Opportunities to Practice Your Faith During Holy Week

Though we’re apart from our church community this week, there are many ways we can celebrate Christ’s passion and resurrection on our own, with our families, or online. Look below for a variety of practices that you can engage during Holy Week.


Holy Week Services via Facebook Live

Join us this Holy Week as we remember and celebrate Christ’s life, death, and resurrection together.
  • Maundy Thursday @ 7:30p | Facebook Live
  • Good Friday @ 12:15p | Facebook Live
  • Easter Sunrise @ 6:15a | Facebook Live
  • Easter Celebration @ 10:00a | Facebook Live

If you can’t join us live, you can watch our services any time on our website, Facebook page, or YouTube channel. Links for these can be found at www.pclawrenceville.org/stayconnected.


Easter Video Project: He is Risen!

Help us with our Easter video project! Simply create a video with your best “CHRIST IS RISEN!” or “HE IS RISEN INDEED,” and click here to upload it. We’ll stitch it together into a video montage and use it at the beginning of our Easter service as we did with our palms last week.


Celebrating Communion Remotely

Can we participate in Communion virtually? In Tuesday’s encouraging word, Louise Johnson explores the theology of Communion and the ways in which we find encouragement and community in simple elements that we have on hand.


Prepare for Maundy Thursday by Baking Bread

On Maundy Thursday we remember Jesus’ last meal by sharing Communion as a community. In this season, since we are not able to celebrate with Communion in person, we invite you to do the next best thing: prepare a loaf of bread (or some other baked item) at home. Click here for more information and a blessing you can use with your family as you bake your bread. And, of course, join us for worship on Thursday at 7:30p on Facebook Live.


Walk Our Outdoor Labyrinth

Looking for something to do outside? Come check out the new outdoor labyrinth in the graveyard between the Meetinghouse and the Chapel building this Lenten season (of course only if you feel well and are maintaining good social distancing of 6 feet). What is a labyrinth, you ask? They have been a part of religious traditions the world over and involve a winding path that takes us from the outer edge to the center, then back out again. Some walk a labyrinth to search for meaning. Others carry into the center a question. Still others simply walk in quiet meditation. There is no “right way” to walk a labyrinth, but a guide will be available. Walking it takes about 15 minutes. For those not visiting the labyrinth at church: you are invited to “walk” a finger labyrinth.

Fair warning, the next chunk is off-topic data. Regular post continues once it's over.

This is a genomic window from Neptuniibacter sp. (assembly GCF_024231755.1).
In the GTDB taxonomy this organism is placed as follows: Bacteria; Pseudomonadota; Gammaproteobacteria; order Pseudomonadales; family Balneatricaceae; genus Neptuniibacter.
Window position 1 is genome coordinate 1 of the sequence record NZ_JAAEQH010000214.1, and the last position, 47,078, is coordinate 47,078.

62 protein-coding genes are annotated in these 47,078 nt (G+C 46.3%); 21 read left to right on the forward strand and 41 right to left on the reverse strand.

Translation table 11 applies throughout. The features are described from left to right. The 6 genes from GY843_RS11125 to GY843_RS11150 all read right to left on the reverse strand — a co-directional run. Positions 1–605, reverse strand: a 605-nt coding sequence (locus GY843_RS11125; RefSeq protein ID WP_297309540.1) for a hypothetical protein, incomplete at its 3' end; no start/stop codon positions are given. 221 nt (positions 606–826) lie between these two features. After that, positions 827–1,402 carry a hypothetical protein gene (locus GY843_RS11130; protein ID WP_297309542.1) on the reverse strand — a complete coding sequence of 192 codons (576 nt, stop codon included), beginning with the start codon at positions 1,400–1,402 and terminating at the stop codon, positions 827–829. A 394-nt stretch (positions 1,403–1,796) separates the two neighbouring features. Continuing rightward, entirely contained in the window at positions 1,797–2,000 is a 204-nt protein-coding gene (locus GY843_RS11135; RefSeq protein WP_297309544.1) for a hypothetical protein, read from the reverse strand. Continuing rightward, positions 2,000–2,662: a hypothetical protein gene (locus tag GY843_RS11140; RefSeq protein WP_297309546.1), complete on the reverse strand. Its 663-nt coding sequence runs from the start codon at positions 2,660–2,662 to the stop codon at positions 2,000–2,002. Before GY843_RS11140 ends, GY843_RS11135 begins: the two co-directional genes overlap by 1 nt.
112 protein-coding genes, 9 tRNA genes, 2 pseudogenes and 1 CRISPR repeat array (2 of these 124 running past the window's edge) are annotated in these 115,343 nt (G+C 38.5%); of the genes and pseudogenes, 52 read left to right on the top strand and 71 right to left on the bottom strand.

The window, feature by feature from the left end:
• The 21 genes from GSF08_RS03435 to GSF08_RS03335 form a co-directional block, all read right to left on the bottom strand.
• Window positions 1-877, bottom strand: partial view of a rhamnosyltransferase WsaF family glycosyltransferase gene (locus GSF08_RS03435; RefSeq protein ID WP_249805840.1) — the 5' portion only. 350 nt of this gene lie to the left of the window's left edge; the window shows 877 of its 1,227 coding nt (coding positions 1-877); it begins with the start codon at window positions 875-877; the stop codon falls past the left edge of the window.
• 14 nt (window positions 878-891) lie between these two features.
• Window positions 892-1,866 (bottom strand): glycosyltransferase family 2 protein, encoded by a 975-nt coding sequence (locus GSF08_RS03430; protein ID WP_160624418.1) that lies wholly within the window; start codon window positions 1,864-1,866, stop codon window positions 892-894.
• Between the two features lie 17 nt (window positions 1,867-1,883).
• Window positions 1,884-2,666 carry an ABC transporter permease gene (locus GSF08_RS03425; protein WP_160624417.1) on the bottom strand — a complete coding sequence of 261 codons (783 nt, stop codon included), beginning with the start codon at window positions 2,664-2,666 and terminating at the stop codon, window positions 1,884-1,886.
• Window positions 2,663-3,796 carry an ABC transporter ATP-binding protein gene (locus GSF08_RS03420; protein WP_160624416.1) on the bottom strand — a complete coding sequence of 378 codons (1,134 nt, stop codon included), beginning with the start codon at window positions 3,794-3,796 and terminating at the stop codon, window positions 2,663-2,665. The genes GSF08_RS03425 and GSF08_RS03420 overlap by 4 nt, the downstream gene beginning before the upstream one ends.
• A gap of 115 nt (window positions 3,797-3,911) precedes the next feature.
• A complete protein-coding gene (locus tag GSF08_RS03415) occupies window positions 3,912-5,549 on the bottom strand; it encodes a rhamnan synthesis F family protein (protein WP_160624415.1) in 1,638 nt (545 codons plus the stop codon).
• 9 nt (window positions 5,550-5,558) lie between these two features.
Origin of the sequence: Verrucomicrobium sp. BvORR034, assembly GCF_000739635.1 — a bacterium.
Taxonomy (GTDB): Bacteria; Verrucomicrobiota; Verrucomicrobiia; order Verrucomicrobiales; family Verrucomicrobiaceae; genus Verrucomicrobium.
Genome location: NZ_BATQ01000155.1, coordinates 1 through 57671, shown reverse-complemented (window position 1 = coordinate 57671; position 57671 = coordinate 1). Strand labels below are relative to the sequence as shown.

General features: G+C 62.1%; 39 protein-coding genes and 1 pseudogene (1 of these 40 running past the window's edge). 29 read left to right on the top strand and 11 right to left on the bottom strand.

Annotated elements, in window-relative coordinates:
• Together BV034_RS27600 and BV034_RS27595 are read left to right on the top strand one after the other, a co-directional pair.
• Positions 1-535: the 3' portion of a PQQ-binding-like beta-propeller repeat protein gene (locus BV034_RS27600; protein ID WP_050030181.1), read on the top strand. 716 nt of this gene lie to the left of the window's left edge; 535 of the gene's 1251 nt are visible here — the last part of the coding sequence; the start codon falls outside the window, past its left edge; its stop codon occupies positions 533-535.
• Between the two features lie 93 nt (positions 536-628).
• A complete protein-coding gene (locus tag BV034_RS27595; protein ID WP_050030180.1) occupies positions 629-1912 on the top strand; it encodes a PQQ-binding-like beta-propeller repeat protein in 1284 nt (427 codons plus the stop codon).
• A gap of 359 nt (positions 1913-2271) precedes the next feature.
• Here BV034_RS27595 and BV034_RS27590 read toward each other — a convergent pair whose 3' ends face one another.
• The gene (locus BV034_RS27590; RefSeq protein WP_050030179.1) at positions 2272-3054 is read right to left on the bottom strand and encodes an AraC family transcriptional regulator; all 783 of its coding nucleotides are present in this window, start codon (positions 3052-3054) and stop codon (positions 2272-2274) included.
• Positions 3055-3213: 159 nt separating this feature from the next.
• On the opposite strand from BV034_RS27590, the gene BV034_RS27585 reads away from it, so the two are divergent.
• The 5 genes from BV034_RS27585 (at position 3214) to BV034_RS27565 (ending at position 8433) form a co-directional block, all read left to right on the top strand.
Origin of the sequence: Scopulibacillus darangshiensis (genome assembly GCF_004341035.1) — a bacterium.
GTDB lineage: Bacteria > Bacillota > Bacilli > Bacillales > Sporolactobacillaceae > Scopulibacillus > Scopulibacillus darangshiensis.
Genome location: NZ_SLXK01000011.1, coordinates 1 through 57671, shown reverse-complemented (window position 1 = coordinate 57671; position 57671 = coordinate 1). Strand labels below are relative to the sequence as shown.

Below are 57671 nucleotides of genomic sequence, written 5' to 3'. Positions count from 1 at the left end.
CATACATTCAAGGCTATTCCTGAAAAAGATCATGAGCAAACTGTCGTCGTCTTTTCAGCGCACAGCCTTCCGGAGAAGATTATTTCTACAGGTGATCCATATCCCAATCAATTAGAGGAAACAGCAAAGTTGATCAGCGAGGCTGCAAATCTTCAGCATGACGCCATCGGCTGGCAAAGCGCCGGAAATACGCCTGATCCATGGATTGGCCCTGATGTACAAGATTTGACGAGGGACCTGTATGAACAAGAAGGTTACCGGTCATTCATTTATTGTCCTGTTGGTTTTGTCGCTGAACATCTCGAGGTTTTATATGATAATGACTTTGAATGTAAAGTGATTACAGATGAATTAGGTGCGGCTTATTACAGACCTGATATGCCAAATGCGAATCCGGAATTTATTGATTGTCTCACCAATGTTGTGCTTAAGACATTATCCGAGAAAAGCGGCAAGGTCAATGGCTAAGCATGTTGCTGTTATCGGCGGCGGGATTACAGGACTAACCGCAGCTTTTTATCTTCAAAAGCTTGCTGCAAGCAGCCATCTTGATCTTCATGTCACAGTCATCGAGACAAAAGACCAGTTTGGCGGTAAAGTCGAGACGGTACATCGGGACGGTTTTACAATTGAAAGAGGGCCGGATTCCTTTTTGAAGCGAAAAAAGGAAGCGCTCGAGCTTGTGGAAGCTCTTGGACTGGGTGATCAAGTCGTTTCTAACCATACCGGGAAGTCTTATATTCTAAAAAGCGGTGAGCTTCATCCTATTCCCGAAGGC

The Flowering Cross: A Visible Sign of Christ’s Resurrection!

The practice of putting fresh flowers on a rugged cross is based on a legend that Jesus’ cross burst into bloom at the moment of his death. PCOL’s barren cross will be put near the street outside the Meetinghouse on Holy Saturday. We invite you to drive or walk by the cross and add flowers to it. Wild flowers, purchased flowers or fresh flowers from your garden are welcome. This is the perfect activity for the young and the young at heart. Let’s make our cross bloom and proclaim in a visible way that Christ is risen!


Can You Help Out?

Are you willing to help pick up groceries or a prescription and drop them off? What about being a phone buddy for someone without access to social media? What about helping someone get set up to connect with our community online?

As various needs in our community arise, we’re looking for folks who are willing to help us meet those needs. If you are willing to help out, click here to sign up.


Praying the Breath Prayer

A clergy colleague, Carol Howard Merritt, wrote this lovely prayer that invites us to breathe in deeply, then exhale while reading or saying the words aloud. This kind of prayer is called a “breath prayer.” As you fill your lungs with life-giving air, focus on God’s ever-present goodness and love. As you exhale, rid yourself of things that need to be purged. Try it and see if it brings you peace.